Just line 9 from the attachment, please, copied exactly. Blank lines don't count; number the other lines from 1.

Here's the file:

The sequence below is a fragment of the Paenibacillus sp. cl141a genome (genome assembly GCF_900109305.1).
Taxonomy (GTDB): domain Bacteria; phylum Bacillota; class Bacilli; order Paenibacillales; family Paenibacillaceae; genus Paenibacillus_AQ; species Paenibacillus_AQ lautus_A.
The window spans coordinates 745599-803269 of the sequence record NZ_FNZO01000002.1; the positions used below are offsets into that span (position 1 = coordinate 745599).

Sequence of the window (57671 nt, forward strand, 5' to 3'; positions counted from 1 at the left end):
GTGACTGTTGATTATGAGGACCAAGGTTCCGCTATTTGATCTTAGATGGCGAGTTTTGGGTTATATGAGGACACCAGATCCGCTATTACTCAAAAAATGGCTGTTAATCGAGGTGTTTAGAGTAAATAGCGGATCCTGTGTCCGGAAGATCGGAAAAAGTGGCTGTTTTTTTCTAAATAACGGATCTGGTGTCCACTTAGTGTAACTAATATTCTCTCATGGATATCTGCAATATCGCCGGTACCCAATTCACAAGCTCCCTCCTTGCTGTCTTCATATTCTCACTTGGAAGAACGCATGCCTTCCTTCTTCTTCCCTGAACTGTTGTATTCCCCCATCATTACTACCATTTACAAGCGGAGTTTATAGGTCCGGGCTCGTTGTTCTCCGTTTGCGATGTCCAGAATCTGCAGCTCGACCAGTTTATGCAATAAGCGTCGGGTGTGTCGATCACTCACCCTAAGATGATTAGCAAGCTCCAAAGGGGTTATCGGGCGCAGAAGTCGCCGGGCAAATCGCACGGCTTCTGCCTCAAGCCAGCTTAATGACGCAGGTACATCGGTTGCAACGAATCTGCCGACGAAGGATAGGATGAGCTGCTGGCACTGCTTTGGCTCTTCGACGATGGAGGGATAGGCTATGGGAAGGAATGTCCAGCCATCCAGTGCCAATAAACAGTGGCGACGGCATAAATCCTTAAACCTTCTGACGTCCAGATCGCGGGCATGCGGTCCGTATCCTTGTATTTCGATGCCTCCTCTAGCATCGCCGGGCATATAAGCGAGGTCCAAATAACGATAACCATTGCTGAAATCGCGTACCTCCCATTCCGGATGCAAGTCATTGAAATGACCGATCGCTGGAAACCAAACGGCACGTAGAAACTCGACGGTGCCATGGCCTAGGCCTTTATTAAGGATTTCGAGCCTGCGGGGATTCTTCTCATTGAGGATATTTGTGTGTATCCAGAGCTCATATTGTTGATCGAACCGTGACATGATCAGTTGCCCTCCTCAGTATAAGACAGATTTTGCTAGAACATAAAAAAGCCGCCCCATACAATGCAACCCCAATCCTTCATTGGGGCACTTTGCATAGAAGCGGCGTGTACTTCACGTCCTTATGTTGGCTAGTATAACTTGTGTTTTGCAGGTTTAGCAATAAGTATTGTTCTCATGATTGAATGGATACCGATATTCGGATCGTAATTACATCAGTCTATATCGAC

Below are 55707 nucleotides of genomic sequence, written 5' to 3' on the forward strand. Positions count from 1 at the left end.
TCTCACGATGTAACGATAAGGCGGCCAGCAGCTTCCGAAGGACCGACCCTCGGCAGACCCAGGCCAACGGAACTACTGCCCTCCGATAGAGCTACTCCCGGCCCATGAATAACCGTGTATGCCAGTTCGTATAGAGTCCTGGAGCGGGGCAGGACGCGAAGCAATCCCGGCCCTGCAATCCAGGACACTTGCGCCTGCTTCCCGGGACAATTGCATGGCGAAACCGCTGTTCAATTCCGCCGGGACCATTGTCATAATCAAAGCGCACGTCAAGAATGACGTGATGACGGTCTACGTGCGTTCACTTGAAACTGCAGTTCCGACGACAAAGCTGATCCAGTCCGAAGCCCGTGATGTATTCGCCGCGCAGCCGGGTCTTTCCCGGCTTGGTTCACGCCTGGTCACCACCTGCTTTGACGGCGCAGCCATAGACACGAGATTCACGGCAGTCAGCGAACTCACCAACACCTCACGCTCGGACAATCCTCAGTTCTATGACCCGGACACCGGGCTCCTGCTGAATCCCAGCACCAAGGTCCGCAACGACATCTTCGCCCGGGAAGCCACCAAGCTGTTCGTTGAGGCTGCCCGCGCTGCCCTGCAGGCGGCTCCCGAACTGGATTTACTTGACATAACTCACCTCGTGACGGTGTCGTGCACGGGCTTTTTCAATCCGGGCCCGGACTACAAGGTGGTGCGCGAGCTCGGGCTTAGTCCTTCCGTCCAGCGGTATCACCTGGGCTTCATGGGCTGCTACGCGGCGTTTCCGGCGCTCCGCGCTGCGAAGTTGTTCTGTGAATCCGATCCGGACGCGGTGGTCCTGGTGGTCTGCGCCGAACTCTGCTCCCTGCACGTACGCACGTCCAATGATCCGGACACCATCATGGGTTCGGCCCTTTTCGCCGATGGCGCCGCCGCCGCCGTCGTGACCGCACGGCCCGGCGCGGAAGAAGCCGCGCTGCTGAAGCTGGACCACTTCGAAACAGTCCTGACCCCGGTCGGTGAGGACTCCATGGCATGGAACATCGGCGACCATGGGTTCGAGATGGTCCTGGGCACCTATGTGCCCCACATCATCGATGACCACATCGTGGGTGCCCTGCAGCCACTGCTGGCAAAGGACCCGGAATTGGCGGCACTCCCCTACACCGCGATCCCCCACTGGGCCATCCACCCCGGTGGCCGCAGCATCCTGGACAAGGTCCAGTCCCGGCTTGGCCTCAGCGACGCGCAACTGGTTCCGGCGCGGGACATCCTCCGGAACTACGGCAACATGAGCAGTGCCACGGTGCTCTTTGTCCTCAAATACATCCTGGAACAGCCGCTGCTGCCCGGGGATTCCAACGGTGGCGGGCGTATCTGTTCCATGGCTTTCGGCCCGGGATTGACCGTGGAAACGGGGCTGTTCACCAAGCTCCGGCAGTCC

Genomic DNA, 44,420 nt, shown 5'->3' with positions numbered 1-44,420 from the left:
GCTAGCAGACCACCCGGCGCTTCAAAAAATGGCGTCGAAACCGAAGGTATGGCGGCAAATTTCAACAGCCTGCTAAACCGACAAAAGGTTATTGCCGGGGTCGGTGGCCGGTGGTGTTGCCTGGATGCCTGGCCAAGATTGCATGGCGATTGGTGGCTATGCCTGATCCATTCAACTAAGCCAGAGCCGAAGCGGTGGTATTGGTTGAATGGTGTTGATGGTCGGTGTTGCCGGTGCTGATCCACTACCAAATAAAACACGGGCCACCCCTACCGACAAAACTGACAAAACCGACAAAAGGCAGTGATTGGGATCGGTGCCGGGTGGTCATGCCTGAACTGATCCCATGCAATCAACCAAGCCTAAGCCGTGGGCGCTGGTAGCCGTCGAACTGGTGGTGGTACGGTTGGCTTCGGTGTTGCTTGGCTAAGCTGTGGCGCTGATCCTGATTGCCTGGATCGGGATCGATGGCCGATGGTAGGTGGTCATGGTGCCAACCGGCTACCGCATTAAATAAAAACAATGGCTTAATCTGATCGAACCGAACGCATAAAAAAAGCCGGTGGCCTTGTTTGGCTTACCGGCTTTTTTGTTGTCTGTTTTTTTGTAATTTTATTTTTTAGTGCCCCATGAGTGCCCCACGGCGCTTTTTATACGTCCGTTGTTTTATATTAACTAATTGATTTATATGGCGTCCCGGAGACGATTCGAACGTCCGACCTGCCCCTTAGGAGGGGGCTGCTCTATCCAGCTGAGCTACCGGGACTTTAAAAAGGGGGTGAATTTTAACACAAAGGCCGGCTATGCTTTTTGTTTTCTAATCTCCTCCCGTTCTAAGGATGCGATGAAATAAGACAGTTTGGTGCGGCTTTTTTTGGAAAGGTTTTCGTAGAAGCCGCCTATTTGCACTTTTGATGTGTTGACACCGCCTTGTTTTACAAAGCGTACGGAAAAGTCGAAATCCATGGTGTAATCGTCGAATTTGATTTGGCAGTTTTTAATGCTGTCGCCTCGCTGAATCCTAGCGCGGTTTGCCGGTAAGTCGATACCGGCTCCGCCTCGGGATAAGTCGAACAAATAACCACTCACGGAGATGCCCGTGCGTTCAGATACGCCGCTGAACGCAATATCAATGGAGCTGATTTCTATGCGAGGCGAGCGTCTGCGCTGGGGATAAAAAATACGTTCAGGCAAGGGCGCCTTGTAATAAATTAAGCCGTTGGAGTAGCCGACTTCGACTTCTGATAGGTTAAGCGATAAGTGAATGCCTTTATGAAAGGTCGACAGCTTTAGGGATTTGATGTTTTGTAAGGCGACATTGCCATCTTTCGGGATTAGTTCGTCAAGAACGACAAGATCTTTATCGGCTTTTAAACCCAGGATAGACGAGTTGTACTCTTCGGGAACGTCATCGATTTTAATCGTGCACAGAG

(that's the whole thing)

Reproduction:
GCTAGCAGACCACCCGGCGCTTCAAAAAATGGCGTCGAAACCGAAGGTATGGCGGCAAATTTCAACAGCCTGCTAAACCGACAAAAGGTTATTGCCGGGGTCGGTGGCCGGTGGTGTTGCCTGGATGCCTGGCCAAGATTGCATGGCGATTGGTGGCTATGCCTGATCCATTCAACTAAGCCAGAGCCGAAGCGGTGGTATTGGTTGAATGGTGTTGATGGTCGGTGTTGCCGGTGCTGATCCACTACCAAATAAAACACGGGCCACCCCTACCGACAAAACTGACAAAACCGACAAAAGGCAGTGATTGGGATCGGTGCCGGGTGGTCATGCCTGAACTGATCCCATGCAATCAACCAAGCCTAAGCCGTGGGCGCTGGTAGCCGTCGAACTGGTGGTGGTACGGTTGGCTTCGGTGTTGCTTGGCTAAGCTGTGGCGCTGATCCTGATTGCCTGGATCGGGATCGATGGCCGATGGTAGGTGGTCATGGTGCCAACCGGCTACCGCATTAAATAAAAACAATGGCTTAATCTGATCGAACCGAACGCATAAAAAAAGCCGGTGGCCTTGTTTGGCTTACCGGCTTTTTTGTTGTCTGTTTTTTTGTAATTTTATTTTTTAGTGCCCCATGAGTGCCCCACGGCGCTTTTTATACGTCCGTTGTTTTATATTAACTAATTGATTTATATGGCGTCCCGGAGACGATTCGAACGTCCGACCTGCCCCTTAGGAGGGGGCTGCTCTATCCAGCTGAGCTACCGGGACTTTAAAAAGGGGGTGAATTTTAACACAAAGGCCGGCTATGCTTTTTGTTTTCTAATCTCCTCCCGTTCTAAGGATGCGATGAAATAAGACAGTTTGGTGCGGCTTTTTTTGGAAAGGTTTTCGTAGAAGCCGCCTATTTGCACTTTTGATGTGTTGACACCGCCTTGTTTTACAAAGCGTACGGAAAAGTCGAAATCCATGGTGTAATCGTCGAATTTGATTTGGCAGTTTTTAATGCTGTCGCCTCGCTGAATCCTAGCGCGGTTTGCCGGTAAGTCGATACCGGCTCCGCCTCGGGATAAGTCGAACAAATAACCACTCACGGAGATGCCCGTGCGTTCAGATACGCCGCTGAACGCAATATCAATGGAGCTGATTTCTATGCGAGGCGAGCGTCTGCGCTGGGGATAAAAAATACGTTCAGGCAAGGGCGCCTTGTAATAAATTAAGCCGTTGGAGTAGCCGACTTCGACTTCTGATAGGTTAAGCGATAAGTGAATGCCTTTATGAAAGGTCGACAGCTTTAGGGATTTGATGTTTTGTAAGGCGACATTGCCATCTTTCGGGATTAGTTCGTCAAGAACGACAAGATCTTTATCGGCTTTTAAACCCAGGATAGACGAGTTGTACTCTTCGGGAACGTCATCGATTTTAATCGTGCACAGAG